I must say, in the tradesman's behalf, that he is in such a case to be esteemed a sacrifice to the worst and most h.e.l.lish of all secret crimes, I mean envy; which is made up of every hateful vice, a complication of crimes which nothing but the worst of G.o.d's reasonable world can be guilty of; and he will indeed merit and call for every honest man's pity and concern. But what relief is this to him? for, in the meantime, though the devil himself were the raiser of the scandal, yet it shall go about; the blow shall take, and every man, though at the same time expressing their horror and aversion at the thing, shall yet not be able, no not themselves, to say they receive no impression from it.

Though I know the clamour or rumour was raised maliciously, and from a secret envy at the prosperity of the man, yet if I deal with him, it will in spite of all my abhorrence of the thing, in spite of all my willingness to do justice, I say it will have some little impression upon me, it will be some shock to my confidence in the man; and though I know the devil is a liar, a slanderer, a calumniator, and that his name _devil_ is derived from it; and that I knew, if that, as I said, were possible, that the devil in his proper person raised and began, and carried on, this scandal upon the tradesman, yet there is a secret lurking doubt (about him), which hangs about me concerning him; the devil is a liar, but he may happen to speak truth just then, he may chance to be right, and I know not what there may be in it, and whether there may be any thing or no, but I will have a little care, &c.

Thus, insensibly and involuntarily, nay, in spite of friends.h.i.+p, good wishes, and even resolution to the contrary, it is almost impossible to prevent our being shocked by rumour, and we receive an impression whether we will or not, and that from the worst enemy; there is such a powerful sympathy between our thoughts and our interest, that the first being but touched, and that in the lightest manner imaginable, we cannot help it, caution steps on in behalf of the last, and the man is jealous and afraid, in spite of all the kindest and best intentions in the world.

Nor is it only dangerous in case of false accusations and false charges, for those indeed are to be expected fatal; but even just and true things may be as fatal as false, for the truth is not always necessary to be said of a tradesman: many things a tradesman may perhaps allow himself to do, and may be lawfully done, but if they should be known to be part of his character, it would sink deep into his trading fame, his credit would suffer by it, and in the end it might be his ruin; so that he that would not set his hand to his neighbour's ruin, should as carefully avoid speaking some truths, as raising some forgeries upon him.

Of what fatal consequence, then, is the raising rumours and suspicions upon the credit and characters of young tradesmen! and how little do those who are forward to raise such suspicions, and spread such rumours, consult conscience, or principle, or honour, in what they do! How little do they consider that they are committing a trading murder, and that, in respect to the justice of it, they may with much more equity break open the tradesman's house, and rob his cash-chest, or his shop; and what they can carry away thence will not do him half the injury that robbing his character of what is due to it from an upright and diligent conduct, would do. The loss of his money or goods is easily made up, and may be sometimes repaired with advantage, but the loss of credit is never repaired; the one is breaking open his house, but the other is burning it down; the one carries away some goods, but the other shuts goods out from coming in; one is hurting the tradesman, but the other is undoing him.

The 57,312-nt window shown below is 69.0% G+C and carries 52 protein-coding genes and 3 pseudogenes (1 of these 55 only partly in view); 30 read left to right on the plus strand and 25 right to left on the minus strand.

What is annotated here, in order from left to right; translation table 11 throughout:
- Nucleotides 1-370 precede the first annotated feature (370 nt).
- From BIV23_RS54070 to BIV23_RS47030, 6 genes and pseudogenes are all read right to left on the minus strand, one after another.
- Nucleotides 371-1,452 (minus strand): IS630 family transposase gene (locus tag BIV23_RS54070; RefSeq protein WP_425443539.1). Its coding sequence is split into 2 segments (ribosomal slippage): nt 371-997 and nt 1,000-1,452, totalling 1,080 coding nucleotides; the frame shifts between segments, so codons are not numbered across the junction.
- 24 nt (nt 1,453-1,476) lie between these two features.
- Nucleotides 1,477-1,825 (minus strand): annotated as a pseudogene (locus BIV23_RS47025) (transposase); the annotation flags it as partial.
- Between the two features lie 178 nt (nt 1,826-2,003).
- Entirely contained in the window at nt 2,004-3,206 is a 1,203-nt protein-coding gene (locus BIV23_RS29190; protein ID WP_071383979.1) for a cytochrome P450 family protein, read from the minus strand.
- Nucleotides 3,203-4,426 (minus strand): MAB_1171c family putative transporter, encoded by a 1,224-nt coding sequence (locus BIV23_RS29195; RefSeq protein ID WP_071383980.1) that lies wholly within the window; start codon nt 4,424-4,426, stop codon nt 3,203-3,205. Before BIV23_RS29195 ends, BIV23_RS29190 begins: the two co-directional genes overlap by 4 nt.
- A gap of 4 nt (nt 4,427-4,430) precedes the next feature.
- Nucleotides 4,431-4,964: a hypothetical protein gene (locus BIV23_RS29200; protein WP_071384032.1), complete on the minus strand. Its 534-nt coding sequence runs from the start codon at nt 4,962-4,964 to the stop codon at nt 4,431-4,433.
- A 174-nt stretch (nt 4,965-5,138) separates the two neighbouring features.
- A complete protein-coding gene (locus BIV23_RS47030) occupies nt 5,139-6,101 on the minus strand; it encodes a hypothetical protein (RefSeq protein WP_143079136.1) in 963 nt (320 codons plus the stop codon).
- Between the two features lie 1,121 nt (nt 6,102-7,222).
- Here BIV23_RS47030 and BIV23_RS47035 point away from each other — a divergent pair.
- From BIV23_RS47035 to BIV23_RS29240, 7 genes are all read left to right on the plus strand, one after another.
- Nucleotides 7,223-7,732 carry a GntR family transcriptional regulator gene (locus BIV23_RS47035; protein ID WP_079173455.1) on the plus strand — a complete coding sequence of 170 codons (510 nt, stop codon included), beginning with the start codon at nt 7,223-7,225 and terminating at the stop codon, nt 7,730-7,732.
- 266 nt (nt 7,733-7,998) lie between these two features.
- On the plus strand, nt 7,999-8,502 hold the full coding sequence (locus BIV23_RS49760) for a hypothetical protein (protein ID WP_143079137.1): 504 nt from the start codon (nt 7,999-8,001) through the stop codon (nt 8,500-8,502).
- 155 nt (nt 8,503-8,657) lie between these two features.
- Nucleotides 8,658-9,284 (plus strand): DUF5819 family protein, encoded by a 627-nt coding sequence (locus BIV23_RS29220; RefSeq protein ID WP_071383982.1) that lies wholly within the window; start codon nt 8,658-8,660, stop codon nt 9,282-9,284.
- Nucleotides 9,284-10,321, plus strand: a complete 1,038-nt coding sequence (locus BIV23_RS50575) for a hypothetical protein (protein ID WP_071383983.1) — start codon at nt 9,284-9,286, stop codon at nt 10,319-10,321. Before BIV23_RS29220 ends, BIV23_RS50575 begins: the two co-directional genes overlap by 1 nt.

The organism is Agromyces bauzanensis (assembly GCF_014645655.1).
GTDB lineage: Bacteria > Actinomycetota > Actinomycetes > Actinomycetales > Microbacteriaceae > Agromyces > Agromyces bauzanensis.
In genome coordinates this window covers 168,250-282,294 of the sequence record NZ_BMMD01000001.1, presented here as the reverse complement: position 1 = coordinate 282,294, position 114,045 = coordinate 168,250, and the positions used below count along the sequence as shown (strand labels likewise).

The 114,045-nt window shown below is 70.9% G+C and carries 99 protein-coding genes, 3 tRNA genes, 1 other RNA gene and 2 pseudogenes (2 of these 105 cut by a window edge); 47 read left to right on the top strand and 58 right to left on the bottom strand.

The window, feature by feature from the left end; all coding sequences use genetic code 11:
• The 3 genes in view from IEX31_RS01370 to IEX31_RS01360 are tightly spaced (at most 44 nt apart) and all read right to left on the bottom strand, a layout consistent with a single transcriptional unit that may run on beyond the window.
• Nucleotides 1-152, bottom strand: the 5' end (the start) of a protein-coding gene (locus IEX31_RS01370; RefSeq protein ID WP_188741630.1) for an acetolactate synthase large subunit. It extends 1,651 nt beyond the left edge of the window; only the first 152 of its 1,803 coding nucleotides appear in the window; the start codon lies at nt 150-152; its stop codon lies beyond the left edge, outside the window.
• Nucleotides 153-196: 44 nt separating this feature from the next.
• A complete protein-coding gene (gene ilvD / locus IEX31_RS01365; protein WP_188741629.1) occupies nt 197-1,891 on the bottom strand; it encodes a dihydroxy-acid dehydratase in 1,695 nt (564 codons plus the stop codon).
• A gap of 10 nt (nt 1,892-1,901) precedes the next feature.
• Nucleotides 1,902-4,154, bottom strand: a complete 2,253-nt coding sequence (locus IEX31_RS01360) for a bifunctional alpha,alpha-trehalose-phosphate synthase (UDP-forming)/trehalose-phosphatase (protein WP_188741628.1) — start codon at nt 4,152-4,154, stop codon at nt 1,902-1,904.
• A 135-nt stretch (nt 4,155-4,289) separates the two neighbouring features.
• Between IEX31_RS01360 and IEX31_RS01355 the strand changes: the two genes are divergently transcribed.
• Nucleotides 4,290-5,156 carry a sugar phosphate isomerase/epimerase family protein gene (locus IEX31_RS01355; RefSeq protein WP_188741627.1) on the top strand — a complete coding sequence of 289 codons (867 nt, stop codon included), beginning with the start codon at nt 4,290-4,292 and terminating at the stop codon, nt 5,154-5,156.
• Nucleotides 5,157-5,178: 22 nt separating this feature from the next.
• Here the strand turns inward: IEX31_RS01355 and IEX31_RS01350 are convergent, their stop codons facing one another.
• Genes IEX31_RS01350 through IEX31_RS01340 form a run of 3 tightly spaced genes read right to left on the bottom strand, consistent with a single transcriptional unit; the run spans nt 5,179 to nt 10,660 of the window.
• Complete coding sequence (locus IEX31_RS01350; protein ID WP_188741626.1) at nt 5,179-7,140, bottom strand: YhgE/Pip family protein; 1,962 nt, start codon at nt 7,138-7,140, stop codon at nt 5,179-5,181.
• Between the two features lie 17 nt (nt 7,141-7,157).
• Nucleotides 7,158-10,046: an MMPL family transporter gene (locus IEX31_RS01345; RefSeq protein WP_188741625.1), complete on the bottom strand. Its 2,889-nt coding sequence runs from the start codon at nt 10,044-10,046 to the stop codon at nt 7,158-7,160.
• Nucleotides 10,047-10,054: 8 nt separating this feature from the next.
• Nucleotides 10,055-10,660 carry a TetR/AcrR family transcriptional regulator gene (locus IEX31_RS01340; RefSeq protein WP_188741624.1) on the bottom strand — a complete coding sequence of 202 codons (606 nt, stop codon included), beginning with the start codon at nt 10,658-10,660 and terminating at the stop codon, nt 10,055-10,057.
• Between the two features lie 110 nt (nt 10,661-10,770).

Credit is the tradesman's life; it is, as the wise man says, 'marrow to his bones;' it is by this that all his affairs go on prosperously and pleasantly; if this be hurt, wounded, or weakened, the tradesman is sick, hangs his head, is dejected and discouraged; and if he does go on, it is heavily and with difficulty, as well as with disadvantage; he is beholding to his fund of cash, not his friends; and he may be truly said to stand upon his own legs, for nothing else can do it.

And therefore, on the other hand, if such a man is any way beholding to his credit, if he stood before upon the foundation of his credit, if he owes any thing considerable, it is a thousand to one but he sinks under the oppression of it; that is to say, it brings every body upon him--I mean, every one that has any demand upon him--for in pus.h.i.+ng for their own, especially in such cases, men have so little mercy, and are so universally persuaded that he that comes first is first served, that I did not at all wonder, that in the story of the tradesman who so foolishly exposed himself in the coffee-house, as above, his friend whom he said the words to, began with him that very night, and before he went out of the coffee-house; it was rather a wonder to me he did not go out and bring in half-a-dozen more upon him the same evening.

It is very rarely that men are wanting to their own interest; and the jealousy of its being but in danger, is enough to make men forget, not friends.h.i.+p only, and generosity, but good manners, civility, and even justice itself, and fall upon the best friends they have in the world, if they think they are in the least danger of suffering by them.